The Utah Map I downloaded from the above link was bzipped, used this command to extract:
To parse the map into a format usable by Navit, use the osm2navit tool and copy the resulting file into our configuration directory:
cat Utah.osm | osm2navit ~/.navit/Utah.bin && cp Utah.bin ~/.navit
Configure Navit properly for our location:
mkdir ~/.navit && cp ~/navit-0.0.4/src/navit.xml ~/.navit
The Navit webiste suggests visiting an online mapping application to get your current latitude and longitude so that Navit will startup centered on your general location. I find it’s a little bit easier to Google for “latitude longitude cityname”
Open up navit.xml in the editor of your choice.
Around line 16 you’ll see this:
<navit center=”4808 N 1134 E” zoom=”256″ tracking=”1″ cursor=”1″ orientation=”0″>
I changed the center part to this to point it at Salt Lake City, Utah
center=”4071 N -111 W”
Around line 66 you’ll see the following:
<map type=”binfile” enabled=”yes” data=”$NAVIT_SHAREDIR/maps/osm_bbox_11.3,47.9,11.7,48.2.bin”/>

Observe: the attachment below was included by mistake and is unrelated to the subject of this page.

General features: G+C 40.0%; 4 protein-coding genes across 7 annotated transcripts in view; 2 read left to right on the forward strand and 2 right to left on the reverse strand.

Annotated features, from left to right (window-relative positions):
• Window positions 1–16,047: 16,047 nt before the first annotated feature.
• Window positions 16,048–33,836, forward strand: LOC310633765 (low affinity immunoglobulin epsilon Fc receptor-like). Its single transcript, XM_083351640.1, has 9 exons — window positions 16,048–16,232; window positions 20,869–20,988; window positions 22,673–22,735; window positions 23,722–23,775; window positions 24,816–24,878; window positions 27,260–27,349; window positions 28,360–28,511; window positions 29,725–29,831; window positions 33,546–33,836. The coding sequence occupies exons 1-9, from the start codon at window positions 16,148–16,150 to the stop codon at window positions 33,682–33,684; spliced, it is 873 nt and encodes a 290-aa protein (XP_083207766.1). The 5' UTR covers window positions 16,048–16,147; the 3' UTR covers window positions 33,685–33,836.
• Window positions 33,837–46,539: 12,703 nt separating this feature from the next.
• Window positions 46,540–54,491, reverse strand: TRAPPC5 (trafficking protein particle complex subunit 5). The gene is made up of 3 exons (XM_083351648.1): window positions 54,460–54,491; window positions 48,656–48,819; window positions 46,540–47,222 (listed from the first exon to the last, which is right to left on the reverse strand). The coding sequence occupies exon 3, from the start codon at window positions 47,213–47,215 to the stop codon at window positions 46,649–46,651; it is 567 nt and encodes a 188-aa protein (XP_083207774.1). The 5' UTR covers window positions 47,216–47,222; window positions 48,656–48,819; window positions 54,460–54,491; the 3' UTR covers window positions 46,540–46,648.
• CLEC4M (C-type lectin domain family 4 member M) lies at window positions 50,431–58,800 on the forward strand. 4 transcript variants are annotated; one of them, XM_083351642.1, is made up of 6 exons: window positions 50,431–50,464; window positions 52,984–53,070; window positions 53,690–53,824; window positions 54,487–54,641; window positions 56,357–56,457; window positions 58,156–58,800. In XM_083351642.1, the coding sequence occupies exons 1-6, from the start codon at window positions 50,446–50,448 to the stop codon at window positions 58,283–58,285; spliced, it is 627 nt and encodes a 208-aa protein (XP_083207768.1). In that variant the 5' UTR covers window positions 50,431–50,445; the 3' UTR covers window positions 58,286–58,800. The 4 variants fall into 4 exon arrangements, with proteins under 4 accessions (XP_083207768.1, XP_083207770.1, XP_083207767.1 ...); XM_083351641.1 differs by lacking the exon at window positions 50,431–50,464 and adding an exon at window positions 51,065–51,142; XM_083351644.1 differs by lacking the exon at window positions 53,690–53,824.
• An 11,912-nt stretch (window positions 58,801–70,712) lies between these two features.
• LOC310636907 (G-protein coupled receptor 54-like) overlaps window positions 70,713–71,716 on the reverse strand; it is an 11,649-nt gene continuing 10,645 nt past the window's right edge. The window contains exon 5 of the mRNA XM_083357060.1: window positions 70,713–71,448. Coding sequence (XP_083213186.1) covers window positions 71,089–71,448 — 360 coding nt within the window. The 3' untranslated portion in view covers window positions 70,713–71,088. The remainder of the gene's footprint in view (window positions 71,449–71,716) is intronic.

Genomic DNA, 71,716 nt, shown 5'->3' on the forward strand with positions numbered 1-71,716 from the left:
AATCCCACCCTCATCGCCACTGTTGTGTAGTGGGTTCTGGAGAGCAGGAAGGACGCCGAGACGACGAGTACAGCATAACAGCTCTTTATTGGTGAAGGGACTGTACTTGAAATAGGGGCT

I changed that line to reflect the map file location:
<map type=”binfile” enabled=”yes” data=”~/.navit/Utah.bin” />
And…. Done! launch navit and you should have maps for your location (assuming you downloaded something other than Utah maps) and it should be centered on your location (assuming you properly wrote in your latitude and longitude). Hot damn. Navit is great and all, but I’m not quite sure it’s ready. It needs some spit shine and polish before I would recommend using it.
On the other end of the spectrum, there’s a brilliant peice of software aptly named Viking. Historically speaking, Vikings are considered an extinct society of explorers and conquerors hailing from Minnesota who wear purple and yellow uniforms.